September 30, 1944

Chaim Weizmann, in 1944, on the Jewish Brigade, and Rumors of a Jewish State

Autograph Letter Signed
3 pages
SMC 379
What Weizmann had wanted from the very beginning was the right to fight, as Palestinian Jews, against Nazi Germany – and even then, the notoriously anti-Jewish British Foreign Office quibbled, objected and obstructed. By September of 1944, however, and in the face of 30,000 Palestinian Jewish enlistments, the British government finally allowed the formation of the Jewish Brigade, under both the Union jack and the Zionist flag. In this letter to Lorna Wingate, Weizmann notes this milestone, but with regret:

Now, at last that some sort of a Jewish Brigade has been belatedly sanctioned I'm thinking all the time of Orde. At present, it is a small thing. If he were with us it might have become a powerful force.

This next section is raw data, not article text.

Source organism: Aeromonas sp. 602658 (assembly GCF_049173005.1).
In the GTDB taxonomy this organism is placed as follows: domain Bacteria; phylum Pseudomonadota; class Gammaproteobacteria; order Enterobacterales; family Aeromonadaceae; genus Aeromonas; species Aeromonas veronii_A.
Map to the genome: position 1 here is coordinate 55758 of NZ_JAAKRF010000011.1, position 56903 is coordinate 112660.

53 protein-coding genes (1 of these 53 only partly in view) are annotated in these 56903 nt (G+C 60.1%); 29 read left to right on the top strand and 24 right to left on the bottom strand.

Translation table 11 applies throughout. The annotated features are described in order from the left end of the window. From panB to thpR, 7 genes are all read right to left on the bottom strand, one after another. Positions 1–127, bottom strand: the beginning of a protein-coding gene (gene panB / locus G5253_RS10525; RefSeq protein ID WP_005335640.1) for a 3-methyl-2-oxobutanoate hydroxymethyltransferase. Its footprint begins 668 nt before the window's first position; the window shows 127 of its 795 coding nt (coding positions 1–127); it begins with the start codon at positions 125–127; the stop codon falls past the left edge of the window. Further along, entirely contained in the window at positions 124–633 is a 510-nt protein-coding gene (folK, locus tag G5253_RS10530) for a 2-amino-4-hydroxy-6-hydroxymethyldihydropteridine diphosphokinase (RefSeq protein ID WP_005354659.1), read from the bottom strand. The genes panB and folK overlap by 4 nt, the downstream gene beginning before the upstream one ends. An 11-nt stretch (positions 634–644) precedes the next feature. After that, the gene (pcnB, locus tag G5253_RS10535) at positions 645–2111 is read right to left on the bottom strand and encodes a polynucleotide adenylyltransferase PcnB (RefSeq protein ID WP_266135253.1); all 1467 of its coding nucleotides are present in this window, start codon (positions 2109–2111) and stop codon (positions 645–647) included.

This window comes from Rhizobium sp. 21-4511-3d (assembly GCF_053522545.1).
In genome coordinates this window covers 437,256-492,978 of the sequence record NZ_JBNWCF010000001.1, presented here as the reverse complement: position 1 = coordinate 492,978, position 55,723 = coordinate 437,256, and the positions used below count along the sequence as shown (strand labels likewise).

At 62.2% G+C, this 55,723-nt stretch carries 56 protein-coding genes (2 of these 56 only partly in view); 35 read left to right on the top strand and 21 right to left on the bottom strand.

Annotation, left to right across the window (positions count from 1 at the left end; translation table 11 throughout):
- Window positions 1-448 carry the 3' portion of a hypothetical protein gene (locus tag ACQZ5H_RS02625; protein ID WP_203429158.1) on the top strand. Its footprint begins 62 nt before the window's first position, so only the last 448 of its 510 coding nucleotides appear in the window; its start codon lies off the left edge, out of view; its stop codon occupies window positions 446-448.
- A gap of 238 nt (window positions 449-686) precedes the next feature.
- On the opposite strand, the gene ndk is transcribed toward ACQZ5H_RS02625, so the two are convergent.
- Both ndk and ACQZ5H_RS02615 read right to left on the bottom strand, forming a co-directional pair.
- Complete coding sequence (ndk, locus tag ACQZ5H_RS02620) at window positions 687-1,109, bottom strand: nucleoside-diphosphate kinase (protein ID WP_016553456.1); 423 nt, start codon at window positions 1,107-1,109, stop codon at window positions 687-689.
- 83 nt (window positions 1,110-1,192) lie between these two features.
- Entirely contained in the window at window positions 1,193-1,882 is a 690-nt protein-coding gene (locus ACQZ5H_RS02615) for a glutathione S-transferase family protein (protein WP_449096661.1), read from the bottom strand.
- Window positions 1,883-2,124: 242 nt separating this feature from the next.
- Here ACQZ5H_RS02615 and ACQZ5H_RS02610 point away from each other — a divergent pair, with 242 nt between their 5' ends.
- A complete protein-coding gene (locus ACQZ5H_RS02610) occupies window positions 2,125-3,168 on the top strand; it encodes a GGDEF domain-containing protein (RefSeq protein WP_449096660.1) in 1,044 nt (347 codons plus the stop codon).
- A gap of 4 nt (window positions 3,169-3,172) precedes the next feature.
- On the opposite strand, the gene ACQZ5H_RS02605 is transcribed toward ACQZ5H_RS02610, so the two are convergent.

Orde, had he not died five months before in Burma, would have been the natural choice to lead the Jewish Brigade, and his loss is much on Weizmann’s mind. He recalls the “wonderful hours which we have all spent together and which can never come back”; inquires after Lorna’s infant son, born after Orde’s death; and asks about memorials for Orde in Palestine. But mostly, Weizmann waits “to hear what is going to happen to us after the war. There are rumours: partition, a Jewish State in the whole of P. minus Samaria, but all that is merely guesswork.” Churchill, he concludes, “would like to deal generously with us but the rats are nagging at the roots. Great vigilance is indicated at present.”
Autograph Letter Signed (“Chaim”), 3 pages, octavo, recto and verso, The Dorchester Hotel, London, September 30, 1944. To Lorna Wingate.
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